The use of data reduction technologies such as compression and deduplication to reduce storage costs are nothing new. Tape drives have used compression for decades to increase backup data densities on tape while many modern deduplicating backup appliances use compression and deduplication to also reduce backup data stores. Even a select number of existing HDD-based storage arrays use data compression and deduplication to minimize data stores for large amounts of file data stored in archives or on networked attached file servers.
The challenges of using these two technologies change when they are implemented in high performance environments. The more predictable data access patterns with lots of redundant data that exist in archive, backup, and, to some extent, file serving environments are replaced in high performance environments with applications that potentially have highly random data access patterns where data does not deduplicate as well. Capacity reductions of production data are not as significant (maybe in the 2-3x range) as in backup which can achieve deduplication ratios of up to 8-20X or even higher.
Aggravating the situation, there is little to no tolerance for performance interruptions in the processing of production data – raw or deduplicated. While organizations may tolerate the occasional slow periods of deduplication performance for archive, backup and file servers data stores, consistently high levels of application performance with no interruptions are the expectations here.
Yet when it comes to deduplicating data, there is a large potential for a performance hit. In high performance production environments with high data change rates and few or no periods of application inactivity, all deduplication must be done inline. This requires the analysis of incoming data by breaking packets of data apart into smaller chunks, creating a hash and comparing that hash to existing hashes in the deduplication metadata database to determine if that chunk of data is unique or a duplicate.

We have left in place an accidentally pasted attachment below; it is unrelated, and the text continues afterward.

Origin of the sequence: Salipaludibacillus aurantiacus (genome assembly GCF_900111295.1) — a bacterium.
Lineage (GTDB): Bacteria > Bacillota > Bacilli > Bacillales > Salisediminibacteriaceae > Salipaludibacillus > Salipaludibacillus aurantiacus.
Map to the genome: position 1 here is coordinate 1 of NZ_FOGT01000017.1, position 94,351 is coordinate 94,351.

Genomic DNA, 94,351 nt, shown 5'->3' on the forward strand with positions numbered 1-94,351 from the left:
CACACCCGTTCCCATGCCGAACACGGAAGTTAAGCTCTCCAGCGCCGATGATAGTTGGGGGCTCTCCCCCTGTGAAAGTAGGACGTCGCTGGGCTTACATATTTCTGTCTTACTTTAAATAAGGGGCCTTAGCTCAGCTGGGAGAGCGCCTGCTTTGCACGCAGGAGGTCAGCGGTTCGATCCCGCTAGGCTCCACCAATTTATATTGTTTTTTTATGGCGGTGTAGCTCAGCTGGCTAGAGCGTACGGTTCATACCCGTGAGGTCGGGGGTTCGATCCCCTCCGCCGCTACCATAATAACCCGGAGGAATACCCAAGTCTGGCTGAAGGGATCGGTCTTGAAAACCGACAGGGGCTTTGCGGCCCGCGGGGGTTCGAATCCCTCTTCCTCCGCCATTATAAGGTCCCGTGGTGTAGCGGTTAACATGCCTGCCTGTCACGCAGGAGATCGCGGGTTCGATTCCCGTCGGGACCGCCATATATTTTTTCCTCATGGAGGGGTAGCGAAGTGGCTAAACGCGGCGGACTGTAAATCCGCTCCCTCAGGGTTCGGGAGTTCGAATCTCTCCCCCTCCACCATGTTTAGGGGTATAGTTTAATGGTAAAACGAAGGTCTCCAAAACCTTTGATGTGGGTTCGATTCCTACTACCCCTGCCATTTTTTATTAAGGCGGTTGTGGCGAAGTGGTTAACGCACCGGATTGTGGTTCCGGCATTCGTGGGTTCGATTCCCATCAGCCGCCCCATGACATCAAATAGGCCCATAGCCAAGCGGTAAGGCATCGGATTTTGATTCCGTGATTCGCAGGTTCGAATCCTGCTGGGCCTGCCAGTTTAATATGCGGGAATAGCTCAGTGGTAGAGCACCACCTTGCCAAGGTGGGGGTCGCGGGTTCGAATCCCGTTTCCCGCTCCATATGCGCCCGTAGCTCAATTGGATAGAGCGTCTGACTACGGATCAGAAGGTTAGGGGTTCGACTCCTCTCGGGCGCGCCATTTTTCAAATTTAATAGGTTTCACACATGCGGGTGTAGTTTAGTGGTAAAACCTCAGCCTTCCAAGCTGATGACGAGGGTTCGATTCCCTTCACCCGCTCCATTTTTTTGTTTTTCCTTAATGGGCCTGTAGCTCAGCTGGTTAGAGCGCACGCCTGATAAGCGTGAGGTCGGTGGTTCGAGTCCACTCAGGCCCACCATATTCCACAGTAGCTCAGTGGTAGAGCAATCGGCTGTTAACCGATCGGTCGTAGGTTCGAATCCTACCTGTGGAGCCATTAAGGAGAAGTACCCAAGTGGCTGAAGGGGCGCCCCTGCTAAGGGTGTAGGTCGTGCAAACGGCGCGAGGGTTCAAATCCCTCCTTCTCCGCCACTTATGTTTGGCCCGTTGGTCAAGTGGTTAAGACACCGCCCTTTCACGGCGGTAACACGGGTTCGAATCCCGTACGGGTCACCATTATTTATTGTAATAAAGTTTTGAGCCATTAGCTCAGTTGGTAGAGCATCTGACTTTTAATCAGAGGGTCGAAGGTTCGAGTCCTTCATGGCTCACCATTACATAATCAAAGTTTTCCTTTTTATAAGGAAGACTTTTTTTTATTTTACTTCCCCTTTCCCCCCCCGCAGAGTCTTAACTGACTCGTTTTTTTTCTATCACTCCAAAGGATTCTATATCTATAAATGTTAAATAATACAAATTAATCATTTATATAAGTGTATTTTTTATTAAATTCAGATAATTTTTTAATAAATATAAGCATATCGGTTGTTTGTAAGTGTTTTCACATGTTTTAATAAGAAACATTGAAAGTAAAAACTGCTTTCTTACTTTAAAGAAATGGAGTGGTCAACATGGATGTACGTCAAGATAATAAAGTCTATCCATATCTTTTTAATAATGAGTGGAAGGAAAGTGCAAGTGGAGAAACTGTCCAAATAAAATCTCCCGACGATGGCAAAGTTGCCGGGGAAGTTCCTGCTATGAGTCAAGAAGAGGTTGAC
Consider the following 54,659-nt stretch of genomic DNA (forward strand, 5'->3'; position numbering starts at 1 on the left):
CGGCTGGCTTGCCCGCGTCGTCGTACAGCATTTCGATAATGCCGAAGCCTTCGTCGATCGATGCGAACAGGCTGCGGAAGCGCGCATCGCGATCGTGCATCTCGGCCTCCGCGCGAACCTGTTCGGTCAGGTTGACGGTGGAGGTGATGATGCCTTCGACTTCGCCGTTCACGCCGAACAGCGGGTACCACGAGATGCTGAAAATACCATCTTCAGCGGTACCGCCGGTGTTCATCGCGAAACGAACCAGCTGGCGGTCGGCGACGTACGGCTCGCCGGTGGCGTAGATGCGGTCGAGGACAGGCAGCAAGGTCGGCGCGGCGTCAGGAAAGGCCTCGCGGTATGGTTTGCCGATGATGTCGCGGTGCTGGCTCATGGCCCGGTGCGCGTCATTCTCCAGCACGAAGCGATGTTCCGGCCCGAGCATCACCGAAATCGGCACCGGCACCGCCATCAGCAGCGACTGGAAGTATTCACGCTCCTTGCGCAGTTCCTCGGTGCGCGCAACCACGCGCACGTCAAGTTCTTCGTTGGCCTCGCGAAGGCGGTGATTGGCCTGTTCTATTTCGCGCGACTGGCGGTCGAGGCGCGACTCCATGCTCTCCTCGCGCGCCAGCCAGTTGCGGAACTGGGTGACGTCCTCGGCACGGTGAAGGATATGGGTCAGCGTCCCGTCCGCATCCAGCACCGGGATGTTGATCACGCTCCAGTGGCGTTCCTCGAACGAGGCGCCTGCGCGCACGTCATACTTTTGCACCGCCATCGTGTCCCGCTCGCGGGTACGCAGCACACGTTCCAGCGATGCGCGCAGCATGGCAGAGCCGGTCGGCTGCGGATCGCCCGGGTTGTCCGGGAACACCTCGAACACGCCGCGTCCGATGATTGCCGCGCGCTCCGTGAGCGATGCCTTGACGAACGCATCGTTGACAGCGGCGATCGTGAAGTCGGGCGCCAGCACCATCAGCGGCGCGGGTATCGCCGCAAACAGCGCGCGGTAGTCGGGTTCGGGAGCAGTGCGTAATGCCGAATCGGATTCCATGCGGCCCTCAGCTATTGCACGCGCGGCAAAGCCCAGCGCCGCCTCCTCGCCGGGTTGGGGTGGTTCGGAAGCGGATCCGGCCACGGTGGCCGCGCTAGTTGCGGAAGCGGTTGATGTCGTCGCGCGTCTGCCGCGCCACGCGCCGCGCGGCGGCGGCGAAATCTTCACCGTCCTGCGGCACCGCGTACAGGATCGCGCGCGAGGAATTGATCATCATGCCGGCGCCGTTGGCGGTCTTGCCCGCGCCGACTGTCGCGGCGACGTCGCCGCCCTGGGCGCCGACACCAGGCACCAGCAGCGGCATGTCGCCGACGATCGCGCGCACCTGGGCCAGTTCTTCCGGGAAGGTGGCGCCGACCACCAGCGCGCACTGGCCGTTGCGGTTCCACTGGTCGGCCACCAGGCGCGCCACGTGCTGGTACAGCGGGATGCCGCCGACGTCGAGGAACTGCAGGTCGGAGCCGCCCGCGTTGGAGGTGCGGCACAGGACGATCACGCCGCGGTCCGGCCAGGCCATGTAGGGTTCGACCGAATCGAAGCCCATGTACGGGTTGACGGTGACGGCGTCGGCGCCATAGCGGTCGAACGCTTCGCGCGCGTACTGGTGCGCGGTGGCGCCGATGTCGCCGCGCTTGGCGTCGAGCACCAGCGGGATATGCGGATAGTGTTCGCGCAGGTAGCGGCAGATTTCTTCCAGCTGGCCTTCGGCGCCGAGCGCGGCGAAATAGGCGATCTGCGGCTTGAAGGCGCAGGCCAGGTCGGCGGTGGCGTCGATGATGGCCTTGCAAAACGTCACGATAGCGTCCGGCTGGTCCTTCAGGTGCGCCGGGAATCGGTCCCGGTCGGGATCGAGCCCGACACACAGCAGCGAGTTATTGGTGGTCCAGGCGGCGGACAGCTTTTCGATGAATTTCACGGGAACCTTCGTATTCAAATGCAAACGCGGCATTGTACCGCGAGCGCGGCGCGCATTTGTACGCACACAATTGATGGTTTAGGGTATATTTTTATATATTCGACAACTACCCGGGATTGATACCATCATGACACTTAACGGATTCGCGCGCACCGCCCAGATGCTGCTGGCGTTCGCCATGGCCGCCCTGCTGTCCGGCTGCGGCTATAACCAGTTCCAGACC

If the array determines a chunk of data is a duplicate, there is also a very small chance that a hash collision could occur. Should the all-flash array fail to detect and appropriately handle this collision, data may be compromised.
These expectations for high levels of data integrity and performance requires large amount of cache or DRAM to host the deduplication metadata. Yet all-flash storage arrays only contain fixed amounts of DRAM. This may limit the maximum amount of flash storage capacity on the array as it makes no sense for the array to offer flash storage capacity beyond the amount of data that it can effectively deduplicate.
These all-flash array capacity limits are reflected in the results of the most recent DCIG 2014-15 Flash Memory Storage Array Buyer’s Guide. Of the 36 all-flash array models evaluated, only 42 percent of them could scale to 100 TB or more of flash capacity. Of these models that could scale to more than 100 TB, they:
- Did not support the use of data deduplication at the time the Guide was published
- Did not publicly publish any performance data with deduplication turned “On” implying that they recommend turning deduplication “Off” when hosting performance sensitive applications
- Use scale-out architectures with high node counts (up to 100) that are unlikely to be used in most production environments
The need to scale to 100 TBs or more of flash storage capacity is quickly becoming a priority. HP reports that already 25% of its HP 3PAR StoreServ 7450 all-flash arrays ship with 80TBs or more of raw capacity as its customers want to move more than just their high performance production data from HDDs to flash. They want to store all of their production data on flash. Further, turning deduplication off for any reason when hosting high performance application on these arrays is counter intuitive since these arrays are specifically designed and intended to host high performance applications. This is why, as organizations look to acquire all-flash storage arrays to host multiple applications in their environment, they need to look at how well they optimize both capacity and performance to keep their costs under control.